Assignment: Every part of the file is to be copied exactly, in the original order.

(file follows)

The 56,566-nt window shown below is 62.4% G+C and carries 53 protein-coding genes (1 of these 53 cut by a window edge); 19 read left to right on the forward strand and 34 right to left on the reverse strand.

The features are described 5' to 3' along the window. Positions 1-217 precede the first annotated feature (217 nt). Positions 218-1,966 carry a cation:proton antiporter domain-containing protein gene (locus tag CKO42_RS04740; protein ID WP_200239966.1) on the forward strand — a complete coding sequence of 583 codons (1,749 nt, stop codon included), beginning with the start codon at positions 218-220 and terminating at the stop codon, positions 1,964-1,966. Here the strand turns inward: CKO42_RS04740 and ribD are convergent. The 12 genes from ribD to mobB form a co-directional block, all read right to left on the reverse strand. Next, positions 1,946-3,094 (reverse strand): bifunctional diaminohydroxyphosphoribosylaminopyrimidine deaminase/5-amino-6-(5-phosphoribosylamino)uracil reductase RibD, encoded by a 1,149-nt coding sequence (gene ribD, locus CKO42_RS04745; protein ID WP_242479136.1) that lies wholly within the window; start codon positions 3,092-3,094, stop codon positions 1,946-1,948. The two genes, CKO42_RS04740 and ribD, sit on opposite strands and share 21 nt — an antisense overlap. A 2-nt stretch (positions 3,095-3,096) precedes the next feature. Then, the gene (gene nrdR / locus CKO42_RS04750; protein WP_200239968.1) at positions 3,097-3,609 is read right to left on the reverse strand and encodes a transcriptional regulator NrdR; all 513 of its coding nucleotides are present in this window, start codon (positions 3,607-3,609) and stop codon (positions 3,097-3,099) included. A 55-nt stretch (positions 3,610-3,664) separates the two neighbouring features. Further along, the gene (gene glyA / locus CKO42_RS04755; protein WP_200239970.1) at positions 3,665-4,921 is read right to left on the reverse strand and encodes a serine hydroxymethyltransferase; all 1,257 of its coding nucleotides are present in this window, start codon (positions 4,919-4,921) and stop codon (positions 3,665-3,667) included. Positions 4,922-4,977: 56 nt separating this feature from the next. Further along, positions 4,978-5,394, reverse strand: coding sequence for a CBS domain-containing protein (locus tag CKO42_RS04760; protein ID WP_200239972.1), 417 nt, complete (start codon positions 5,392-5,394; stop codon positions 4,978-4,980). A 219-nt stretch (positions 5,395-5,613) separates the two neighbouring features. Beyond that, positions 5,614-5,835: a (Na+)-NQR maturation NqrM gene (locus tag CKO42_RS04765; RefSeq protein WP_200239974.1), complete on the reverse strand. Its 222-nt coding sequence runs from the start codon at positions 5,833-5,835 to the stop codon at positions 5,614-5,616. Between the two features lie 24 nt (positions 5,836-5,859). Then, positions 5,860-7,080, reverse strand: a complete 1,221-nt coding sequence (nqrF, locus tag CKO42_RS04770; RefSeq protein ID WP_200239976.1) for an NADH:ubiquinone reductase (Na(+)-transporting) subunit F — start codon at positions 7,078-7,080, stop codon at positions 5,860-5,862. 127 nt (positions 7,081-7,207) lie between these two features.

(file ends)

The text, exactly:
The 56,566-nt window shown below is 62.4% G+C and carries 53 protein-coding genes (1 of these 53 cut by a window edge); 19 read left to right on the forward strand and 34 right to left on the reverse strand.

The features are described 5' to 3' along the window. Positions 1-217 precede the first annotated feature (217 nt). Positions 218-1,966 carry a cation:proton antiporter domain-containing protein gene (locus tag CKO42_RS04740; protein ID WP_200239966.1) on the forward strand — a complete coding sequence of 583 codons (1,749 nt, stop codon included), beginning with the start codon at positions 218-220 and terminating at the stop codon, positions 1,964-1,966. Here the strand turns inward: CKO42_RS04740 and ribD are convergent. The 12 genes from ribD to mobB form a co-directional block, all read right to left on the reverse strand. Next, positions 1,946-3,094 (reverse strand): bifunctional diaminohydroxyphosphoribosylaminopyrimidine deaminase/5-amino-6-(5-phosphoribosylamino)uracil reductase RibD, encoded by a 1,149-nt coding sequence (gene ribD, locus CKO42_RS04745; protein ID WP_242479136.1) that lies wholly within the window; start codon positions 3,092-3,094, stop codon positions 1,946-1,948. The two genes, CKO42_RS04740 and ribD, sit on opposite strands and share 21 nt — an antisense overlap. A 2-nt stretch (positions 3,095-3,096) precedes the next feature. Then, the gene (gene nrdR / locus CKO42_RS04750; protein WP_200239968.1) at positions 3,097-3,609 is read right to left on the reverse strand and encodes a transcriptional regulator NrdR; all 513 of its coding nucleotides are present in this window, start codon (positions 3,607-3,609) and stop codon (positions 3,097-3,099) included. A 55-nt stretch (positions 3,610-3,664) separates the two neighbouring features. Further along, the gene (gene glyA / locus CKO42_RS04755; protein WP_200239970.1) at positions 3,665-4,921 is read right to left on the reverse strand and encodes a serine hydroxymethyltransferase; all 1,257 of its coding nucleotides are present in this window, start codon (positions 4,919-4,921) and stop codon (positions 3,665-3,667) included. Positions 4,922-4,977: 56 nt separating this feature from the next. Further along, positions 4,978-5,394, reverse strand: coding sequence for a CBS domain-containing protein (locus tag CKO42_RS04760; protein ID WP_200239972.1), 417 nt, complete (start codon positions 5,392-5,394; stop codon positions 4,978-4,980). A 219-nt stretch (positions 5,395-5,613) separates the two neighbouring features. Beyond that, positions 5,614-5,835: a (Na+)-NQR maturation NqrM gene (locus tag CKO42_RS04765; RefSeq protein WP_200239974.1), complete on the reverse strand. Its 222-nt coding sequence runs from the start codon at positions 5,833-5,835 to the stop codon at positions 5,614-5,616. Between the two features lie 24 nt (positions 5,836-5,859). Then, positions 5,860-7,080, reverse strand: a complete 1,221-nt coding sequence (nqrF, locus tag CKO42_RS04770; RefSeq protein ID WP_200239976.1) for an NADH:ubiquinone reductase (Na(+)-transporting) subunit F — start codon at positions 7,078-7,080, stop codon at positions 5,860-5,862. 127 nt (positions 7,081-7,207) lie between these two features.